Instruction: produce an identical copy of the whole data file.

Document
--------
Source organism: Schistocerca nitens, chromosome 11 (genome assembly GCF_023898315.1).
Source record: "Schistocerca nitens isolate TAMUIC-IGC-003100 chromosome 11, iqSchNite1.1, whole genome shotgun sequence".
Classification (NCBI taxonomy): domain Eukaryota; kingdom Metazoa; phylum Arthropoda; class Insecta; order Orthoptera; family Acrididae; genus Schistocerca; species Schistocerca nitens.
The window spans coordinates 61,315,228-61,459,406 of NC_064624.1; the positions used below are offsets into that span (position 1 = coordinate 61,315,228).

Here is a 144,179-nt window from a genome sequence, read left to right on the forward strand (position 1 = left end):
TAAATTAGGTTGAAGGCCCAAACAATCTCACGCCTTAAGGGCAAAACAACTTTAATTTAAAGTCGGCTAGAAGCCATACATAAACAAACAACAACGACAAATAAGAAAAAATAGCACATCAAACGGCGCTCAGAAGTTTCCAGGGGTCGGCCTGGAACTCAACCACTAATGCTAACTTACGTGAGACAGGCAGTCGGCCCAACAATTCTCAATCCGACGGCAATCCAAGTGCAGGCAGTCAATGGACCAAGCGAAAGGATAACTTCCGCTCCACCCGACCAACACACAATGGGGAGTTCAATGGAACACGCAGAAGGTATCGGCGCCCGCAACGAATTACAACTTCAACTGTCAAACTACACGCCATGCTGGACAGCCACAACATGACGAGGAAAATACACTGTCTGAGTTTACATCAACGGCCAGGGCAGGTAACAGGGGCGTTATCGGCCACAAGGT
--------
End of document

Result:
Source organism: Schistocerca nitens, chromosome 11 (genome assembly GCF_023898315.1).
Source record: "Schistocerca nitens isolate TAMUIC-IGC-003100 chromosome 11, iqSchNite1.1, whole genome shotgun sequence".
Classification (NCBI taxonomy): domain Eukaryota; kingdom Metazoa; phylum Arthropoda; class Insecta; order Orthoptera; family Acrididae; genus Schistocerca; species Schistocerca nitens.
The window spans coordinates 61,315,228-61,459,406 of NC_064624.1; the positions used below are offsets into that span (position 1 = coordinate 61,315,228).

Here is a 144,179-nt window from a genome sequence, read left to right on the forward strand (position 1 = left end):
TAAATTAGGTTGAAGGCCCAAACAATCTCACGCCTTAAGGGCAAAACAACTTTAATTTAAAGTCGGCTAGAAGCCATACATAAACAAACAACAACGACAAATAAGAAAAAATAGCACATCAAACGGCGCTCAGAAGTTTCCAGGGGTCGGCCTGGAACTCAACCACTAATGCTAACTTACGTGAGACAGGCAGTCGGCCCAACAATTCTCAATCCGACGGCAATCCAAGTGCAGGCAGTCAATGGACCAAGCGAAAGGATAACTTCCGCTCCACCCGACCAACACACAATGGGGAGTTCAATGGAACACGCAGAAGGTATCGGCGCCCGCAACGAATTACAACTTCAACTGTCAAACTACACGCCATGCTGGACAGCCACAACATGACGAGGAAAATACACTGTCTGAGTTTACATCAACGGCCAGGGCAGGTAACAGGGGCGTTATCGGCCACAAGGT